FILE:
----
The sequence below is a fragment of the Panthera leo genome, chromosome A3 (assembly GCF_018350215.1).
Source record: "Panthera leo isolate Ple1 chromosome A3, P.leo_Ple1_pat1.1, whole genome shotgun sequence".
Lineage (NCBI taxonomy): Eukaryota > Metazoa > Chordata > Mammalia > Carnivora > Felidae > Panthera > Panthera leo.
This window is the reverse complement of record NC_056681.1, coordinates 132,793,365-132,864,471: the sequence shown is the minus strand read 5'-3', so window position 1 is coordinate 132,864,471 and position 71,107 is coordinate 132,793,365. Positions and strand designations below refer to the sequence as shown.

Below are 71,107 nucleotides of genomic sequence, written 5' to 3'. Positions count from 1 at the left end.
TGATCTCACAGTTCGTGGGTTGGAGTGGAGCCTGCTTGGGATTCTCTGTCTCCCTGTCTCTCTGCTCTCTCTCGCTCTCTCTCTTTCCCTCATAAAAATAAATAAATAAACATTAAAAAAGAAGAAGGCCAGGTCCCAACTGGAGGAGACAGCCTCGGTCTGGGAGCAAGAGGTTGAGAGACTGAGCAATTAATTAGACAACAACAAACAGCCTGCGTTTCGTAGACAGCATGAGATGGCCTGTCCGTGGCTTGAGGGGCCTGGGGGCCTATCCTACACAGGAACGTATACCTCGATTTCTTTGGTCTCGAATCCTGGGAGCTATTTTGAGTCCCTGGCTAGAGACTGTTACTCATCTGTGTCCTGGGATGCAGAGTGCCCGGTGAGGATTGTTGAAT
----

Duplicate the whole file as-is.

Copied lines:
The sequence below is a fragment of the Panthera leo genome, chromosome A3 (assembly GCF_018350215.1).
Source record: "Panthera leo isolate Ple1 chromosome A3, P.leo_Ple1_pat1.1, whole genome shotgun sequence".
Lineage (NCBI taxonomy): Eukaryota > Metazoa > Chordata > Mammalia > Carnivora > Felidae > Panthera > Panthera leo.
This window is the reverse complement of record NC_056681.1, coordinates 132,793,365-132,864,471: the sequence shown is the minus strand read 5'-3', so window position 1 is coordinate 132,864,471 and position 71,107 is coordinate 132,793,365. Positions and strand designations below refer to the sequence as shown.

Below are 71,107 nucleotides of genomic sequence, written 5' to 3'. Positions count from 1 at the left end.
TGATCTCACAGTTCGTGGGTTGGAGTGGAGCCTGCTTGGGATTCTCTGTCTCCCTGTCTCTCTGCTCTCTCTCGCTCTCTCTCTTTCCCTCATAAAAATAAATAAATAAACATTAAAAAAGAAGAAGGCCAGGTCCCAACTGGAGGAGACAGCCTCGGTCTGGGAGCAAGAGGTTGAGAGACTGAGCAATTAATTAGACAACAACAAACAGCCTGCGTTTCGTAGACAGCATGAGATGGCCTGTCCGTGGCTTGAGGGGCCTGGGGGCCTATCCTACACAGGAACGTATACCTCGATTTCTTTGGTCTCGAATCCTGGGAGCTATTTTGAGTCCCTGGCTAGAGACTGTTACTCATCTGTGTCCTGGGATGCAGAGTGCCCGGTGAGGATTGTTGAAT